Harbor Light: No Longer Just “Three Hots and a Cot”
The clients lined up outside Portland’s Harbor Light get more than just a meal inside the 95-year-old building–they have the opportunity to have their lives touched–and changed–by caring staff and programs.
The center, under the direction of Major Neil Hogan, offers homeless men, women, and families emergency shelter and daily hot meals. Each year, the Harbor Light serves more than 2,000 people, including homeless single adults and more than 250 children who are housed with their families.
In all, eight programs meet the changing needs of Portland’s homeless population through: Door of Hope–short term housing for 8-24 women and children who are waiting for other community services; Beacon House–short term transitional housing for 8-12 men who are re-entering the community from corrections facilities; Safe Harbor Dorm–nightly shelter for homeless single adult males, usually 34 per night. The intended population is the working poor; and Winter Shelter–offering seasonal nightly shelter for homeless single adults and families–typically 125-150 individuals per night. “Shelter for women and children is the compelling need in Portland,” stated Pat Mohr.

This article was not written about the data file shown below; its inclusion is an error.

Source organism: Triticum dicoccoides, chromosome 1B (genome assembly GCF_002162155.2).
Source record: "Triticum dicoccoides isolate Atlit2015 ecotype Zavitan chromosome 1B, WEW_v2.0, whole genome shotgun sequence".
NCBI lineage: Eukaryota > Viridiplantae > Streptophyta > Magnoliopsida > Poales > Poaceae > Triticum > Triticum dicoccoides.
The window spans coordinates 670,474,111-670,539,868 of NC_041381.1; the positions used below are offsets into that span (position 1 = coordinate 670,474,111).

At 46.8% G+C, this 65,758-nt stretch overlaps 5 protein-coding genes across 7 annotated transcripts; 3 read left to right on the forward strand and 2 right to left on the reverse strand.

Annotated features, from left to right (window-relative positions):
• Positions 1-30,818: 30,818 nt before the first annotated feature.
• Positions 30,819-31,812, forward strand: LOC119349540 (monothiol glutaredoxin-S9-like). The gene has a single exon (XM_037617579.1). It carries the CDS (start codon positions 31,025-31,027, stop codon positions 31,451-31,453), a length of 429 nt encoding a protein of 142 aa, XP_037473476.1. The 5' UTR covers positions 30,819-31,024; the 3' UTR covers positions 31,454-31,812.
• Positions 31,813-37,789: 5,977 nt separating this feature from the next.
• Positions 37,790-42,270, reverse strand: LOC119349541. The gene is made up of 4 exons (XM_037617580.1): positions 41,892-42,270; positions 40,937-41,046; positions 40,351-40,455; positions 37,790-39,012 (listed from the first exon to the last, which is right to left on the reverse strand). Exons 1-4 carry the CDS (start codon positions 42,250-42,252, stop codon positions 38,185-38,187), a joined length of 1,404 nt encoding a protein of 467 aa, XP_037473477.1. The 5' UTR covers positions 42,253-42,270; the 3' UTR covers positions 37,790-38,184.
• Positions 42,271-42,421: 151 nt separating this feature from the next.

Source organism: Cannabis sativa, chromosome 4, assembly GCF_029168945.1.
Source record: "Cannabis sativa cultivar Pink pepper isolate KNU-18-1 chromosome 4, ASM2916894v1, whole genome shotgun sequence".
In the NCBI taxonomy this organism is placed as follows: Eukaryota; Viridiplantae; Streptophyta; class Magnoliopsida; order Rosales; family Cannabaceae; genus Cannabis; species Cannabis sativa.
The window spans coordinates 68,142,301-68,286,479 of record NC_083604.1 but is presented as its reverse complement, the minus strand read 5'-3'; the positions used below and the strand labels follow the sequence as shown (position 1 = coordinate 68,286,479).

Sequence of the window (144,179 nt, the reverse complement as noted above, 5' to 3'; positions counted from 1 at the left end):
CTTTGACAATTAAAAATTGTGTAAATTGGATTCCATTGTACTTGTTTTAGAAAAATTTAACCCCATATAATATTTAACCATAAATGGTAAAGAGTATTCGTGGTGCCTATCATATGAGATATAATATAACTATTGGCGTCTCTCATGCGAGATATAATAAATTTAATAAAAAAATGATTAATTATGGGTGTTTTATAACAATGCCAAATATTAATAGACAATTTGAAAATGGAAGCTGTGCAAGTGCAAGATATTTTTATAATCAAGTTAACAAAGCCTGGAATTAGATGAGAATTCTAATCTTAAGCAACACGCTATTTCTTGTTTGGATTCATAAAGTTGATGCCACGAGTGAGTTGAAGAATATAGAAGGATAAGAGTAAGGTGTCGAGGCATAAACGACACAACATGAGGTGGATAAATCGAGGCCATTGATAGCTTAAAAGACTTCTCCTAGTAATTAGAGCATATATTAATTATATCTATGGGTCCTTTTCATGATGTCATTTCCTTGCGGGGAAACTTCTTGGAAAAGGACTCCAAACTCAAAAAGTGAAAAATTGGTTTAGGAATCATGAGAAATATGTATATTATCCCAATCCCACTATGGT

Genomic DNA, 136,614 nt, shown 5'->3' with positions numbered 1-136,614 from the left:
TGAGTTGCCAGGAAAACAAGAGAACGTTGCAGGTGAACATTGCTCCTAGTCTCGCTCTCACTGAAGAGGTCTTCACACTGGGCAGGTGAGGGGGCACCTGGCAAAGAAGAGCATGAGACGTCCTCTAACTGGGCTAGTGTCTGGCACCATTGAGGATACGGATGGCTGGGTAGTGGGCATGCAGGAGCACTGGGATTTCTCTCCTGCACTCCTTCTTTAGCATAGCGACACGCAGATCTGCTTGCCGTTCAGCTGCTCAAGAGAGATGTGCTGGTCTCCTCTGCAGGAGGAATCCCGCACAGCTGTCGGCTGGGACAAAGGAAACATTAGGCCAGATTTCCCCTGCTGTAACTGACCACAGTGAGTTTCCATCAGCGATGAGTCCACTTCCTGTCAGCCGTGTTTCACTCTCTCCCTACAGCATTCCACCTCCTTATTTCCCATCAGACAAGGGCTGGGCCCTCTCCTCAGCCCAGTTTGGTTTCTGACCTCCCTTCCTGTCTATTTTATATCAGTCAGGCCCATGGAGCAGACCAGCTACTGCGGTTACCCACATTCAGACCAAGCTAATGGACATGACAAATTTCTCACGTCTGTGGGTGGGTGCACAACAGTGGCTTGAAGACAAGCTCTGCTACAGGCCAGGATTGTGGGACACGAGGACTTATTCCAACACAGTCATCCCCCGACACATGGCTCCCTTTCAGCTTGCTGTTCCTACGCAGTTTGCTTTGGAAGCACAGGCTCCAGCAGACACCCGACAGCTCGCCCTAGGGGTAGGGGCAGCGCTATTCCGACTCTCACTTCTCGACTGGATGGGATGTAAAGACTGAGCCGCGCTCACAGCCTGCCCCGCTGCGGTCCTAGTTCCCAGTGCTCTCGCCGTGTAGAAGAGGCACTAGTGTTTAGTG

In addition, up to 150 homeless and low income individuals are served hot meals at the daily meal line; the county health clinic operates there three days a week, providing TB and HIV testing; a street ministry on Friday and Saturday nights provides food for the hungry, distributes clothing when available, and ministers God’s love. The Bridgeway, designed for 12 individuals for 6-8 months, provides a social rehabilitation program based on spiritual mentoring, life skills lessons, and accountability.